We performed multiplex immunohistochemistry using the OPAL serial immunostaining protocol as previously described . Briefly, FFPE sections were incubated for 30 min at room temperature with rabbit anti-human CD8 (ZSGB-BIO, catalogue no. ZA-0508), anti-human integrin alpha E (CD103) (ZSGB-BIO, catalogue no. ZA-0667), anti-human CD79A (ZSGB-BIO, catalogue no. ZA-0293), and anti-human LAG3 (1:200, Sigma, catalogue no. HPA013967). The sections were washed three times in PBS buffer. After the addition of secondary horseradish peroxidase–conjugated antibody provided by PerkinElmer, the sections were incubated for 10 min at room temperature. Then, the sections were incubated for 10 min at room temperature with TSA Plus working solution as specified by the manufacturer. Multispectral imaging was performed using a Vectra 3.0 instrument (PerkinElmer) at 20 × magnification.
Quality control and cell type recognition
An analysis of scRNA-seq data from breast cancer samples (GSE161529) was performed using the Seurat R package (version 4.0.4) . According to previously reported quality control criteria , single cells with < 200 genes or UMI count < 1000 or the percent of mitochondrial genes over 20% of total expressed genes were screened as low-quality cells and eliminated. Thereafter, the major cell types were recognized based on previously reported markers . After preprocessing, normalization, and batch correction, T cells and B cells were reclustered separately to identify CD103+LAG3+ TILs. The signature genes were selected according to the criteria of absolute value of log2FC > 0.5 and p_value < 0.05.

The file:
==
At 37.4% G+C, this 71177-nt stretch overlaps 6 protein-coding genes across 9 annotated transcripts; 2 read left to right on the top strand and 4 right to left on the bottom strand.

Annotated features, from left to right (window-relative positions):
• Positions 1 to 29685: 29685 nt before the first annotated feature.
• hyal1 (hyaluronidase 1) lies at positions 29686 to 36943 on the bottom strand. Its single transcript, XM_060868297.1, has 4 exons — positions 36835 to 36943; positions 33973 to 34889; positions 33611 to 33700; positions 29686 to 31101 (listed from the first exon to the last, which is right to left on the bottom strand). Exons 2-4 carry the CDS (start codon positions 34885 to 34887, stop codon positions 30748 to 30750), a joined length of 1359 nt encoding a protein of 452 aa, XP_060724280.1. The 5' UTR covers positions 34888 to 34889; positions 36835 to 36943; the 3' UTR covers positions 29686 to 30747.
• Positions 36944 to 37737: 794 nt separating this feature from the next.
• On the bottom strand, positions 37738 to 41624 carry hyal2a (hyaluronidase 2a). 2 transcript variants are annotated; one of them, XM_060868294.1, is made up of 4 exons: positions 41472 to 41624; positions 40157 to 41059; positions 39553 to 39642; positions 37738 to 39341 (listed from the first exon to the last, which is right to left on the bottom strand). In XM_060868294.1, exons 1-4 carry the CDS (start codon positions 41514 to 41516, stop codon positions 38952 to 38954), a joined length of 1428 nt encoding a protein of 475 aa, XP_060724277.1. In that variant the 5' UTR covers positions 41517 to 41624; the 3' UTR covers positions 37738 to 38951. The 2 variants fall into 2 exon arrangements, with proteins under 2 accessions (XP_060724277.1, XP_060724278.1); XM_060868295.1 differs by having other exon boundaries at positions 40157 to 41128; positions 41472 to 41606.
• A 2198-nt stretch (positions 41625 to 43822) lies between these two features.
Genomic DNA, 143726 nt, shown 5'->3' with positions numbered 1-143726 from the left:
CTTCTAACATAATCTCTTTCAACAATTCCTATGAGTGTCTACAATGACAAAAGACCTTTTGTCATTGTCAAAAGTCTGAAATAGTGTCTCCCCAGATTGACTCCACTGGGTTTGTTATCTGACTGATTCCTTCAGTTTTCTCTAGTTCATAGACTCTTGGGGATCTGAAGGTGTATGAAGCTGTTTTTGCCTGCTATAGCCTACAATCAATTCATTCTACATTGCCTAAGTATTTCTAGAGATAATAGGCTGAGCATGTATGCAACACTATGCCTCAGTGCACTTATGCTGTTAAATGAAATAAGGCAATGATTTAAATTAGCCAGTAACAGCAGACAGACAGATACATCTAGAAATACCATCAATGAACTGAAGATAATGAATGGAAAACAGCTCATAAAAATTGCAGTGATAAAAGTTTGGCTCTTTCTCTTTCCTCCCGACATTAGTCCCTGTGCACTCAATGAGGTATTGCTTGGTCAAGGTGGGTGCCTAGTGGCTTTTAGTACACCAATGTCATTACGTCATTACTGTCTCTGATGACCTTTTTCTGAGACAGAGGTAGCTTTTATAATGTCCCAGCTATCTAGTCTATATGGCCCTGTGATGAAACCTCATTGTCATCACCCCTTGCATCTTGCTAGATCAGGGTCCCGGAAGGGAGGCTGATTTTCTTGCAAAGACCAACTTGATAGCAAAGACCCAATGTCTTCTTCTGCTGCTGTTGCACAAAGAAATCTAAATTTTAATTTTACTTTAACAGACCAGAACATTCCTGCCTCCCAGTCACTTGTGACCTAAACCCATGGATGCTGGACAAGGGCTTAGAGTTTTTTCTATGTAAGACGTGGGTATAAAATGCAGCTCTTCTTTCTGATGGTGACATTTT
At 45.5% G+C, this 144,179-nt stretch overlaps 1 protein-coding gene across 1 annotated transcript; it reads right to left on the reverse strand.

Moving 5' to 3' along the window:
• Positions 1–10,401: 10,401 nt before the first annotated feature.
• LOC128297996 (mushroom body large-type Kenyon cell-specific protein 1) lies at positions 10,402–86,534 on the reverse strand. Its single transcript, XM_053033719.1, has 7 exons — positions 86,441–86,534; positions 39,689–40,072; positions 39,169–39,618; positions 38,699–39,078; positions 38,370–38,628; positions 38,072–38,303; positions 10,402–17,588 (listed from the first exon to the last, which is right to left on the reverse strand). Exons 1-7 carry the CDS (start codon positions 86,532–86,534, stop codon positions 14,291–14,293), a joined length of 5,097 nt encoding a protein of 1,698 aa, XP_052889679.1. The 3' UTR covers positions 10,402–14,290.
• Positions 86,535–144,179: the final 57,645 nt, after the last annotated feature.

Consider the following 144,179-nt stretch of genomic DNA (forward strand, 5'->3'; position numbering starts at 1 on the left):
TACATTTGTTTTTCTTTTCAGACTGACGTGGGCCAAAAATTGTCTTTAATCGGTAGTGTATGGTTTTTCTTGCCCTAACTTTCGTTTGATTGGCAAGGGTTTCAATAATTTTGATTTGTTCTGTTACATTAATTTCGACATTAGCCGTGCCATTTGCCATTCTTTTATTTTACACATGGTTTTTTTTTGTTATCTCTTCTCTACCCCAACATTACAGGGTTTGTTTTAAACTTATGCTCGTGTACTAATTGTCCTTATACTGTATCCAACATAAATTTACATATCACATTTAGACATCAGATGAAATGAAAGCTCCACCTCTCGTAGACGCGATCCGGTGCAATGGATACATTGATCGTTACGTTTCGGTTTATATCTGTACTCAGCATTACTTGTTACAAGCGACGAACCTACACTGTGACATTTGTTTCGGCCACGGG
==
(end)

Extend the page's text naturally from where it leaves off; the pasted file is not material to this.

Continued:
Development of a CD103+LAG3+ TIL-related prognostic model
Firstly, we obtained differentially expressed genes (DEGs) with an absolute value of log2FC > 0.5 from CD103+LAG3+TIL subpopulations when compared with other T or B-cell subpopulations. Afterward, we screened TIL-specific genes based on the expression of DEGs in non-lymphocyte populations, and the GSE177043 dataset was used to identify TIL-specific genes significantly associated with ICT outcomes. These TIL-specific genes associated with ICT outcomes were subjected to univariate Cox analysis. Subsequently, least absolute shrinkage and selection operator (LASSO) Cox repression  was used to determine the most powerful prognostic genes. Finally, two genes (CXCL13 and BIRC3) and their correlative coefficients were obtained to construct the CD103+LAG3+ tumour-infiltrating lymphocyte-related gene prognostic model (CLTRP). Based on the median CLTRP score, the 1089 breast cancer samples from the TCGA dataset were divided into low and high CLTRP score subgroups. Then, survival analysis was performed for the two groups using the survival R package (version 3.2.13), and the results are shown using Kaplan‒Meier plots. Finally, receiver operating characteristic (ROC) curve analysis was performed using the survivalROC R package to obtain the area under the curve (AUC) value and evaluate the predictive performance of the signature. Moreover, the METABRIC database was used to validate the predictive ability of the CLTRP model.
Comprehensive analysis of immune characteristics in different CLTRP subgroups